Emotionally Sound Instruction

by Maria Bechard M.A., CCC-SLP

“In all remedial work, the teacher should start first with the child and then find the appropriate method.  Fit the method to the child, not the child to the method.”  Monore- 1935, p. 227

One of the first steps in ensuring a child’s sense of pride in their dyslexia identity is to make sure that the child is identified as early as possible to ensure that the appropriate instruction is implemented. If the proper teaching is provided, then the child will experience a great deal of success, which will result in an increase in self-confidence and self-esteem which will most likely promote a love for learning.  The International Dyslexia Association recommends a Multisensory Structured Language Teaching Approach for the dyslexic child also known as Structured Literacy Instruction. 

This type of instruction is based on the principle that a dyslexic child demonstrates weaknesses in their underlying language processing skills in the area of phonology (the speech sound system) as well as in print or orthographic processing which makes it difficult for the child to connect speech with print.  In Structured Literacy instruction a multi-sensory approach is implemented which utilizes two to three learning modalities (visual, auditory, kinesthetic-tactile) simultaneously which promotes engagement and enhances learning and memory.  The International Dyslexia Association defines Structured Literacy as an approach that “ emphasizes the structure of language, including the speech sound system (phonology), the writing system (orthography), the structure of sentences (syntax), the meaningful parts of words (morphology) and the relationships among words (semantics), and the organization of spoken and written discourse. The integration of listening, speaking, reading, and writing makes this instruction multisensory.”

The elements of instruction are introduced systematically and explicitly. Students begin listening to sounds in words and develop phonemic awareness skills.  Subsequent intervention follows the sequence of reading and writing sounds, which are then blended into syllables and words.  The various elements of language such as consonants, diagraphs, blends and syllable types are introduced in an orderly fashion.  In this type of approach the child is learning the rules that govern out language with regards to decoding one syllable words as well multi-syllabic words which contain the varied syllable types in our language as well as reading base words with prefixes and suffixes.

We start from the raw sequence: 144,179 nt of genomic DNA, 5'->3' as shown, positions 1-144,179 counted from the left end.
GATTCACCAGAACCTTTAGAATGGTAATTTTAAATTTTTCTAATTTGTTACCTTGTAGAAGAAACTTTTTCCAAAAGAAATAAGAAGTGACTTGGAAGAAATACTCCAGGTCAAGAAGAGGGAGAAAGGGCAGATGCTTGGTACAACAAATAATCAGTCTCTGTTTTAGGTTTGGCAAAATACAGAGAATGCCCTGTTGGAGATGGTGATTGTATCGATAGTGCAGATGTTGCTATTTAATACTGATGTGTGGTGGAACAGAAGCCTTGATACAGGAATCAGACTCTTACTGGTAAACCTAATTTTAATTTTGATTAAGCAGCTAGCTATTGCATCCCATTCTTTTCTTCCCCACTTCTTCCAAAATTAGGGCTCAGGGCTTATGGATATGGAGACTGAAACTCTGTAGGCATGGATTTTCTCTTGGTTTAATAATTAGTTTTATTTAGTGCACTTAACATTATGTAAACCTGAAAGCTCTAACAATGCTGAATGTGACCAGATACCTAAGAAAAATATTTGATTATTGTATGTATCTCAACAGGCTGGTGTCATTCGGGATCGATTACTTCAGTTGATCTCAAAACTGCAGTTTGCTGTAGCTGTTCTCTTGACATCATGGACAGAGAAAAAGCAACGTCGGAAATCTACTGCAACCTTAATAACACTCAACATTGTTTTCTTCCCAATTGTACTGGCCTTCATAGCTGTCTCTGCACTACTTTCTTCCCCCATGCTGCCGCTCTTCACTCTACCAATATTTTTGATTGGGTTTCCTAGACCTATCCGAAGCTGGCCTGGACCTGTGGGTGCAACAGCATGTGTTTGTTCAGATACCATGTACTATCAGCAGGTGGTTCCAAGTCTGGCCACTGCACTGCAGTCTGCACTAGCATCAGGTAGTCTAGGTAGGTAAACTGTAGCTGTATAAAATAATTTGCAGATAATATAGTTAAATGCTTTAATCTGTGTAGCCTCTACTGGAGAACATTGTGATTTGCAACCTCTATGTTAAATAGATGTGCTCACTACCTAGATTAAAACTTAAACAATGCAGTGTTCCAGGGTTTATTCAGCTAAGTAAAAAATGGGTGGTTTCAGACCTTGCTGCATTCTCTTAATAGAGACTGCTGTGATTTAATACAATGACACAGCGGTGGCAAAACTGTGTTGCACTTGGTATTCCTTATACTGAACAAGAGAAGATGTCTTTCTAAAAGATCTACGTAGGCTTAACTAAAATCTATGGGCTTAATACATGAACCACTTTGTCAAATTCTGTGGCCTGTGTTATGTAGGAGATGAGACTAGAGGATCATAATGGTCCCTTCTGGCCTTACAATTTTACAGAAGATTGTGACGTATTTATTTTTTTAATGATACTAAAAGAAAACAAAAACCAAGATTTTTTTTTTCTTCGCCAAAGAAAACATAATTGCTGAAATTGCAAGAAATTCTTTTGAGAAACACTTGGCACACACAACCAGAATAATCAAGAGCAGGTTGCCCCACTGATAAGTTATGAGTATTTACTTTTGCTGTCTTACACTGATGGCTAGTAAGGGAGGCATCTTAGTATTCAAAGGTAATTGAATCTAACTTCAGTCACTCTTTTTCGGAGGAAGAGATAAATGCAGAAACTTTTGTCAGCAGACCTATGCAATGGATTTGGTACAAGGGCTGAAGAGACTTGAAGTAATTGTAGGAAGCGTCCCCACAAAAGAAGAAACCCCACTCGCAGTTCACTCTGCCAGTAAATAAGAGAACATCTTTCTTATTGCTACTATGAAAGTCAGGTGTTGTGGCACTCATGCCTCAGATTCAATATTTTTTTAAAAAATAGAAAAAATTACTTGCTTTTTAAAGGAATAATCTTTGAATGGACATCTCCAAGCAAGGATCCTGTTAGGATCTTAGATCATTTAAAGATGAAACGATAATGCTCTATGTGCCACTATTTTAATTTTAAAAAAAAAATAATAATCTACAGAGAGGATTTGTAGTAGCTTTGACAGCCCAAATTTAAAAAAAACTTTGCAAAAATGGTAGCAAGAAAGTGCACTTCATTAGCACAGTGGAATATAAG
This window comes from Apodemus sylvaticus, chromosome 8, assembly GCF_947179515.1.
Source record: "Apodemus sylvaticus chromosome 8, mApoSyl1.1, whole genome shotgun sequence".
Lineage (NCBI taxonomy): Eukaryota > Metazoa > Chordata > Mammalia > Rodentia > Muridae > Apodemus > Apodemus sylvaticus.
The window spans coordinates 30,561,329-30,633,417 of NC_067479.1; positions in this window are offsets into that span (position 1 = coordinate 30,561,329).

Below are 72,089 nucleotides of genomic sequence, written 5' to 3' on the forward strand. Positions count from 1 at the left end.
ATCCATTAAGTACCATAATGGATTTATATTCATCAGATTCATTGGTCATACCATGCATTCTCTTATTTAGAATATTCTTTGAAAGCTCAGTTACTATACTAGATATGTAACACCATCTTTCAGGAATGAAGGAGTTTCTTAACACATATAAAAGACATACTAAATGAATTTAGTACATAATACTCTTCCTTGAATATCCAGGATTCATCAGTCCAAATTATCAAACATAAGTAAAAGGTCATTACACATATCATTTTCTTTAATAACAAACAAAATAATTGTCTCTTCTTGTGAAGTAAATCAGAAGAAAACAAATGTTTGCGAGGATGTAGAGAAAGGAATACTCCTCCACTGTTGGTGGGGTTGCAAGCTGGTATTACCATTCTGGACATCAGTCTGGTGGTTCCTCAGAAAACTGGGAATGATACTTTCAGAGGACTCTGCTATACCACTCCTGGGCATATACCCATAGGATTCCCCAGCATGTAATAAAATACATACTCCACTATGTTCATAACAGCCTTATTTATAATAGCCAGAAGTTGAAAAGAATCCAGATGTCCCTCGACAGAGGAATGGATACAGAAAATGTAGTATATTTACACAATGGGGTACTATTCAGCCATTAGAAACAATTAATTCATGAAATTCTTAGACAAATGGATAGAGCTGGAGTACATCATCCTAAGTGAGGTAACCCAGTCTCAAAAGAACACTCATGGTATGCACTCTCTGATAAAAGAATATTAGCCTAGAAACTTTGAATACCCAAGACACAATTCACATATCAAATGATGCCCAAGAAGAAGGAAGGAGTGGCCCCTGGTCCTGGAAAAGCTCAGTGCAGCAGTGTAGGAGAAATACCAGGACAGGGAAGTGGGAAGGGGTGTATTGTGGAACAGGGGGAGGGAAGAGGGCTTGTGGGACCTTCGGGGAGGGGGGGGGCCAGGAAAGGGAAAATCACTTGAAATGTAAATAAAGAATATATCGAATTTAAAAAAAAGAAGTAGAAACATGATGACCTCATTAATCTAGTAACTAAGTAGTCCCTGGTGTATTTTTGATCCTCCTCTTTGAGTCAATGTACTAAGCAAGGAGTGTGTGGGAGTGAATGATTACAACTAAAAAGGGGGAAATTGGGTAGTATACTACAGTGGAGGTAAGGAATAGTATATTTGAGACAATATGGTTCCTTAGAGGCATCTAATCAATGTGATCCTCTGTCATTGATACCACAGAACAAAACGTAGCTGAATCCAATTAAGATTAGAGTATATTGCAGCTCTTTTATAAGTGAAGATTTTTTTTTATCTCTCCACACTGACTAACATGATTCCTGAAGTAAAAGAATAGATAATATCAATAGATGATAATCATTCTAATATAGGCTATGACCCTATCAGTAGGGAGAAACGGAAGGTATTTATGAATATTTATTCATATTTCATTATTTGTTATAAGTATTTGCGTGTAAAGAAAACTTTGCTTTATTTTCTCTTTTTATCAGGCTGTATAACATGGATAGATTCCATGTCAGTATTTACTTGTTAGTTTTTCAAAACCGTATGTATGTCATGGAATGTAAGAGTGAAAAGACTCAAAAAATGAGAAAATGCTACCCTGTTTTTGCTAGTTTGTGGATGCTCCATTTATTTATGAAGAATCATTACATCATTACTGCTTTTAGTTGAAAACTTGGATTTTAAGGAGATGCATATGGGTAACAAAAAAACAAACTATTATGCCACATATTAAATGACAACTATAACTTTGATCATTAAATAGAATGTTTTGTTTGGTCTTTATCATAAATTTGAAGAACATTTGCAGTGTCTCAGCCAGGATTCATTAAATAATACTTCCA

This approach also incorporates the rules that govern our language with regards to spelling which are weaved throughout the reading process.  These skills are taught in conjunction with reading to reinforce the grapheme-phoneme sound correspondences as well as other language-based rules. For example, if the child were learning a specific reading syllable division rule then his spelling instruction would be words that followed that rule. Instruction dealing with the meanings of common prefixes and suffixes and inflectional endings is also embedded in instruction and includes ways in which words are related to each other (for example, trans: transfer, transform, transition).  Vocabulary, sentence structure, reading comprehension are also addressed in a sequential and cumulative manner